Friday, June 6, 2008

64 Years Ago Today...

The tide was out, and the waves lapped gently at the undisturbed sand. A few people walked along the shore farther up, but this was no beach for sunbathing or revelry. It had only been a short six decades since this was the scene of the action on what has been called the climactic day of the 20th century.

Omaha beach was a far cry from what it was on that day. I stood at the waterline and faced inland, seeing the bluffs thousands of men had to assault. I’d seen all the D-Day movies and thought I had as good of a sense as any civilian can of what those men went through. One thing I can say now is that not a single one of those movies, be it The Longest Day or Saving Private Ryan, can do justice to how far it is from the waterline to the small shale berm that offered the first real cover.

I walked across the beach, trying to imagine what it must have been like to see the cliffs not full of green vegetation, but enemy soldiers, the muzzle flashes and tracers creating a terrible light show. I realized I couldn’t do it. A split-second later, I realized I didn’t want to.

Above the beach stood roughly 10,000 solemn reminders of what the ground I stood on cost. The immaculately kept lawns and monuments at the cemetery at St. Laurent are interrupted only by white crosses and stars of David, each signifying a life lost. Most have the fallen soldier’s name and unit on them. Some do not. The etching on one marble cross I looked at read, “Here rests in honored glory a comrade in arms known but to God.” I wondered who he was. Probably a lot like me.

The cemetery is not just for the soldiers killed on D-Day, but includes the dead from the invasion to the end of the war. Some graves were even marked after the cessation of hostilities.

A few rows away and maybe 30 yards down, I saw two old men. Each wore a VFW hat, and they laid a bouquet of flowers by a grave. I wanted to know their stories, and I wanted to thank them. But most of all I did not want to interrupt their reunion, such as it was, with someone they had clearly cared a great deal for. I swallowed and then headed back to my car.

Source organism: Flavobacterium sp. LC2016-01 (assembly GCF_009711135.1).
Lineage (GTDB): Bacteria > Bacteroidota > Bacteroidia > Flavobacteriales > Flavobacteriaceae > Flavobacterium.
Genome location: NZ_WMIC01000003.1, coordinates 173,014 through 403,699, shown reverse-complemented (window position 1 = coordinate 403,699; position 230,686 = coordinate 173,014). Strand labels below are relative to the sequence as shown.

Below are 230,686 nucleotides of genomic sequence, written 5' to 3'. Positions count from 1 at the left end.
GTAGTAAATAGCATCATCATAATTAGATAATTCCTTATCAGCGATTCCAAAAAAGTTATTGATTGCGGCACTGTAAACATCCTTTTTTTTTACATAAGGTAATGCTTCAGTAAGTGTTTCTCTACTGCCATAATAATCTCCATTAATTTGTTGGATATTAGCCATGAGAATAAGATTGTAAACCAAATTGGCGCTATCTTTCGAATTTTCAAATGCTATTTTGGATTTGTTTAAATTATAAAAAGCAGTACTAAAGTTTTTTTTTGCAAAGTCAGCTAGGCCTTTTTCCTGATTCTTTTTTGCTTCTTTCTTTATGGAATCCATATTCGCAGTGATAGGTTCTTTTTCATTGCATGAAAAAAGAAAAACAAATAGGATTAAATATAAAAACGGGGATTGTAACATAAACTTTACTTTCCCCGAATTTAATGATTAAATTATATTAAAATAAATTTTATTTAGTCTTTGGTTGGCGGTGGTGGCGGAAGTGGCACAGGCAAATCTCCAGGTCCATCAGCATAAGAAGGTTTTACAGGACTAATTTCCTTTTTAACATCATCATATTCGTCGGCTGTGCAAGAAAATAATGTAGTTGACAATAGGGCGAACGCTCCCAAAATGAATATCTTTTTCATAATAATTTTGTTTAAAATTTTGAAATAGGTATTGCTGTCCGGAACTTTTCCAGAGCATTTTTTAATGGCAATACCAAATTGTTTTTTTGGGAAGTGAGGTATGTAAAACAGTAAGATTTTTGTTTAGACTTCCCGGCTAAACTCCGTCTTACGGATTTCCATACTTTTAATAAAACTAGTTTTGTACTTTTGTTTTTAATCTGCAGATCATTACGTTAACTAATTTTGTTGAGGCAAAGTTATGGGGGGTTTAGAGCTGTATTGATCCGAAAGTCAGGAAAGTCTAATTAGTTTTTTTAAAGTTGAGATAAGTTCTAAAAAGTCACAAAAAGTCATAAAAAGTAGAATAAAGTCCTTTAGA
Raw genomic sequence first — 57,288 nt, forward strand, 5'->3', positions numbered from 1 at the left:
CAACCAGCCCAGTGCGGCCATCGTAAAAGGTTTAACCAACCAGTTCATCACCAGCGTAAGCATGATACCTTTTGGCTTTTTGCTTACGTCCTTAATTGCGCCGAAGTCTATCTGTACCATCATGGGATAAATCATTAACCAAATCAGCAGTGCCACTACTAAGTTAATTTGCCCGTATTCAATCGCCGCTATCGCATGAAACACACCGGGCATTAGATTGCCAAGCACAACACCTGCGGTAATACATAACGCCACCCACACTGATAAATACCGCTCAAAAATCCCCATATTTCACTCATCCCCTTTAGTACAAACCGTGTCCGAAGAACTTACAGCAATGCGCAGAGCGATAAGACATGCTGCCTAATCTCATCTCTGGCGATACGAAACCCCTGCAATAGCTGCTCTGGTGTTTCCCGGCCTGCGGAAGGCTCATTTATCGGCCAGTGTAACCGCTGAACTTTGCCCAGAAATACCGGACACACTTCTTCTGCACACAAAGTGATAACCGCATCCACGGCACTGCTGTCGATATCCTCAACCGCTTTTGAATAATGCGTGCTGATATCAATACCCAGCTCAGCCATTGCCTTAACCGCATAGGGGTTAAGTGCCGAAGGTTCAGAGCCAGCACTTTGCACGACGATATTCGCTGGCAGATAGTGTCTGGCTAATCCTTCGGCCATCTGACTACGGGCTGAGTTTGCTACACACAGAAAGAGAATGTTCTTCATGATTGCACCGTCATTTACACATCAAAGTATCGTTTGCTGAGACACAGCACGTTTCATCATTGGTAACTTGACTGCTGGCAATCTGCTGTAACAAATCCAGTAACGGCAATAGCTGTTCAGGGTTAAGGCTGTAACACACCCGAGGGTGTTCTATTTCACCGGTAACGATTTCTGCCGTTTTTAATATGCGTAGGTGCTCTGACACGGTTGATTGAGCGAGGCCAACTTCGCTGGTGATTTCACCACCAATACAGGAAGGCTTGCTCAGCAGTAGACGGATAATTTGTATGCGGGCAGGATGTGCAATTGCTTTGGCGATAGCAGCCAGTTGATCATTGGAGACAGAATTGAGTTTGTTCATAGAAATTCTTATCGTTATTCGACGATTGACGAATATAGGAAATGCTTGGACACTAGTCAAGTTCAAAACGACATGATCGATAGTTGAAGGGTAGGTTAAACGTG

It was only a short drive to Pointe du Hoc, the sheer cliffs that, on June 6, 1944, U.S. Army Rangers had scaled and taken. The battlefield has not really been altered since that day. The whole area is still scarred with craters from naval guns and bombs. Visitors can walk all over, inside what is left of the German bunkers and in the craters. As I stood in the base of a crater, the world disappeared. The hole was about 10 feet deep, and 20 feet across. How anyone could have survived such a bombardment I will never understand.

Just east of Omaha beach, on the road back to the town of Bayeux, is a German gun battery at Longues-sur-Mer. The four gun bunkers still house the artillery that fired on Allied warships during the invasion. As with Pointe du Hoc, the area was open, and I was able to go in each bunker. All were damaged to some extent from aerial and naval bombardment.

As I drove to Bayeux, I was struck by how beautiful the countryside is. Stone houses dot the landscape amid fields secluded by the hedgerows that had been hell to fight through. I rolled the window down and heard the distant clanking of a cowbell. Storybook villages and stone manors passed in the distance.

The town of Bayeux itself was alive. Being so close to the anniversary of the landings, it was adorned with French, British, Canadian and American flags. Red, white and blue ribbons hung from the shops, and welcoming French citizens smiled at me as I stopped for food. I did not have time to see the famous Bayeux Tapestry, but it is displayed in the town as well.

My final stop was another cemetery, near the town of Bayeux. This one was much smaller than the American cemetery, split between British and German soldiers. It stands as a stark reminder that, even though as an American I was most interested in discovering what my countrymen had done, it was a multinational Allied force that liberated France. And while the Germans were the enemy, I couldn’t overlook the fact that some of the men buried a few yards away were really no different from me.

I left Normandy the next day. It is a land of immense natural and cultural beauty, despite the constant reminders of the life-and-death struggle of the past century, and many long before that, even. It is a place I wish everyone could see, because, though I left Normandy, Normandy will never leave me.

No comments: